• Accept that sometimes failure happens
  • TEST! - There are only a *few* things that truly “can’t be tested”
  • “Assumption is the mother of all fuckups”

Ops Mythologies (“it can’t be done”) come from scar tissue – kill your myths!

“Using Node.js to Improve the Performance of Mobile Apps and Mobile Web”

radio waves suck! – vs fiber/copper

high latency requests b/c of physical movement/constraints

client-side MVC sucks

maybe we should emulate the Google homepage, which ‘barfs’ the whole site out quickly

Interesting: mobile networks try to ‘guarantee’ delivery of data once it’s actually made it to the mobile network itself

Rendering HTML vs rendering JSON have tradeoffs to be considered for mobile

“Mojito” for rendering page fragments via Node.js

“Stability Patterns” - (Michael Nygard)

[Note: this was a subset of the book “Release It!” which everyone should just buy & read]

A killer test harness would be one that throws “Out-of-Spec” errors:

  • E.g. Returns MP3 instead of XML when on XHR
  • E.g. … many other evil considerations

“Time to First Tweet” - (Twitter)

Moving initial load from Client-Side Rendering –> Server-Side Rendering

Performance is highly contextual

Used “Navigation Timing API” – supported by IE9, FF7, Chrome

Represents most users, pulled data from small % of users

Because they are in the middle of a Rails –> JVM change, they have a multi-language templating solution

  • Templating on Client: Mustache.js -> Hogan.js
  • Templating on Server: Mustache.java
  • (and another C++ implementation w/ Ruby bindings)

Migrating away from HashBang

Loading JS

  • CommonJS and AMD
  • decouple loading from execution
  • enables multiple loading times: lazy, parallel, etc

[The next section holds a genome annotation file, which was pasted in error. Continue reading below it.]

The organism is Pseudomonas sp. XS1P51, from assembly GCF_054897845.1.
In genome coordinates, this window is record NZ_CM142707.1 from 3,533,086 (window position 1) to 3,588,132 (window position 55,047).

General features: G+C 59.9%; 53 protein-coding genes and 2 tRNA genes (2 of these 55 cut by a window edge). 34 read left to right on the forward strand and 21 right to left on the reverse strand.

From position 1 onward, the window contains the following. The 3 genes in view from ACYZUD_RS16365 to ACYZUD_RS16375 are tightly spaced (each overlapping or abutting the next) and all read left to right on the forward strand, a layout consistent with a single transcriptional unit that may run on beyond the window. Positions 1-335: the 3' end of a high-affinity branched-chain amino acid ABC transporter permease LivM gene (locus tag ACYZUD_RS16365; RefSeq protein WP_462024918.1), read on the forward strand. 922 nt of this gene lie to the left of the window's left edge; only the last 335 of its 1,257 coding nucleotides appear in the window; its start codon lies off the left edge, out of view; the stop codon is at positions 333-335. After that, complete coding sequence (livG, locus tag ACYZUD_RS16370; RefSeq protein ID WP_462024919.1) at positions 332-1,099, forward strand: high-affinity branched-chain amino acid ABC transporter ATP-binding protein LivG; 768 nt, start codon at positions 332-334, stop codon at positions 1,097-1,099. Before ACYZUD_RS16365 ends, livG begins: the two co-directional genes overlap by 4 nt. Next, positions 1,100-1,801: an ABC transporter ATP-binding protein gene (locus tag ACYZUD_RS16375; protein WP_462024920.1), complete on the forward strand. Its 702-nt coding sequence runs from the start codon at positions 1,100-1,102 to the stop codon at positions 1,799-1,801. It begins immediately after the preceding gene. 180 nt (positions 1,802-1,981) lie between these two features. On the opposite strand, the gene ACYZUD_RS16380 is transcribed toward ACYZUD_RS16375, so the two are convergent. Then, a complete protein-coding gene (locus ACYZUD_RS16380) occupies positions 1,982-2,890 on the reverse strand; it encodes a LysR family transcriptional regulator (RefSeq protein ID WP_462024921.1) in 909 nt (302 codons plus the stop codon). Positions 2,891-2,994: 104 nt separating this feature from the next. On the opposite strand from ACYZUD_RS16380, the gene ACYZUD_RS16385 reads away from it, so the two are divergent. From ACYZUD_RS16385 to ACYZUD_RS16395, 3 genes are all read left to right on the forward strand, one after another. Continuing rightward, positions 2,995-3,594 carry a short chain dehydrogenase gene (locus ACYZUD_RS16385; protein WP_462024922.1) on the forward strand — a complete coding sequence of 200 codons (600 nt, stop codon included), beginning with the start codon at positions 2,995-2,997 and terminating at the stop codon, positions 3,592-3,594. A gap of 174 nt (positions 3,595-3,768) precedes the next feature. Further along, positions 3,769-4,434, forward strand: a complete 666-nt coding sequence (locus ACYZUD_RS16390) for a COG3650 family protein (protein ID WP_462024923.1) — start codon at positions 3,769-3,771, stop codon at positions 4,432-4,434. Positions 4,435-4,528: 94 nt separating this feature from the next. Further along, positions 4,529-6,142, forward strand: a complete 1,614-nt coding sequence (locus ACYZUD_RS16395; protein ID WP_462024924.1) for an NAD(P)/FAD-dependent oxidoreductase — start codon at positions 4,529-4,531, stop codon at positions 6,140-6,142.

• transparent to JS developers

Layering On pushState support

  • want fast in-app navigation
  • want to avoid full-page refreshes in modern browsers
  • keeps simple index-ability
  • Best of Both Worlds!

In Browser: on click; if has History API support then intercept the click and request link via XHR

On Server: if request is via XHR send just the partial, otherwise send whole HTML page (decorate)

Cut 95th percentile by 75%

Summary

Overall, it was a pretty good day.

I think the presentations I’ve seen were pretty good. The best and most polished presentations are on all the new front-end and/or client-side tooling and techniques. The (still strong but) weakest presentations seem to be around some of the back-end and server-side techniques. I guess my critique is the tone of these presentations: they seem to be saying “this is the way we’re going”, rather than coming from a position of “we’ve done this and it was successful because of X, Y, Z.”

I actually didn’t hate the exhibit hall for this conference. For the most part the vendors seem to be staffing with actual staff, and only about 30% are resorting to ‘booth babes’. (EdgeCast and Dyn seem to be the worst ‘booth babe’ offenders. I’m considering telling them tomorrow that they lose some credibility that way. I am also considering asking the GoDaddy staff “WTF is wrong with your CEO?”)

I’m looking forward to tomorrow, but I can tell I’m going to be a zombie once the day is over.

PS: Too tired to format this mind dump right now… Will come back and fix it up in the next couple of days.

EDIT: Formatting mostly fixed on 28 June 2300h.